When Natalie Wells and her husband put their Westchase home on the market in November 2020, they were worried the coronavirus might scare off would-be buyers and their older home would take a while to sell. But after one day of showings, they netted five offers all above the asking price.
Good news? For a short time. Then, they were faced with the challenge of finding a new home in one of the most frenzied markets Houston has ever seen. Homes were coming under contract faster than they could make lists of properties that interested them. When they got there on time to make an offer, they were outbid.
They finally landed their dream townhome in East Downtown, but there was a catch: they had to lease it back to the sellers while the sellers searched for another home. Wells and her husband, Michael Crone, stayed with family briefly and then spent two-months in a 400-square-foot Airbnb before moving into their property.
“It was such a roller coaster of emotions to really not know what your future was going to look like,” said Wells, 33. “It was probably one of the most stressful things that we’ve ever done.”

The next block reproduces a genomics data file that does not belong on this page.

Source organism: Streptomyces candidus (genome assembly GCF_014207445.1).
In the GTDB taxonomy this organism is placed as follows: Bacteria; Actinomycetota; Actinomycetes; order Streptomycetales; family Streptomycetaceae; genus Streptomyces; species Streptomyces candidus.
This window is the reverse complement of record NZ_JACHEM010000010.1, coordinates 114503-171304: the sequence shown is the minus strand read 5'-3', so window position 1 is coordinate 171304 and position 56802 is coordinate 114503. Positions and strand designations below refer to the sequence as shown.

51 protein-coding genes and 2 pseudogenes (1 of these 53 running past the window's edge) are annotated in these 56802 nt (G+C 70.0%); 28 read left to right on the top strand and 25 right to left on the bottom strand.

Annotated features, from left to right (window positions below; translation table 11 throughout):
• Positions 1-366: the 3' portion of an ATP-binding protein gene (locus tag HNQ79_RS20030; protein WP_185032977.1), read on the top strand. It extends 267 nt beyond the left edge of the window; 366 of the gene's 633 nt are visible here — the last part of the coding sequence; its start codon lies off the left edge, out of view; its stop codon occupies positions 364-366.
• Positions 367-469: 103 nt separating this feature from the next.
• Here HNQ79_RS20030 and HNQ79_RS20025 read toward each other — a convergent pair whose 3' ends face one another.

The couple experienced both sides of a red-hot real estate market that set records for sales and prices in 2021, building off an equally torrid 2020. Sales of all homes, including condos and townhomes, jumped 13 percent in 2021 to more than 130,000 — only the third time in history that sales surpassed the 100,000-units threshold, the Houston Association of Realtors reported Wednesday.
Prices for single-family homes climbed more than 15 percent to a record annual median of $300,000.
Christine Salazar watches as her daughter Jiselle, 2, draws with chalk in the playroom of their new home, Wednesday, Jan. 12, 2022, in Katy. Salazar says the playroom has become her favorite room in the house since moving in just two weeks ago. Salazar and her husband lived with both of their parents at times while saving up to buy their own home. When they were finally ready to buy, they ended up submitting bids on forty different homes before finally succeeding on the house in Katy into which they just moved.
Mark Mulligan, Houston Chronicle / Staff photographer
“I’ve never seen anything like this in the time I’ve been in real estate and I hear the same thing from those who have been in real estate decades longer me,” said Jennifer Wauhob, chair of the Houston Association of Realtors Chair and team leader with Better Homes and Gardens Real Estate Gary Greene. “This has just been a two-year period that is unlike anything we’ve seen before.”
Those two years may well be remembered as a remarkable time when listing prices acted as a starting point for bidding up the relatively small numbers of homes on the market. Multiple offers …….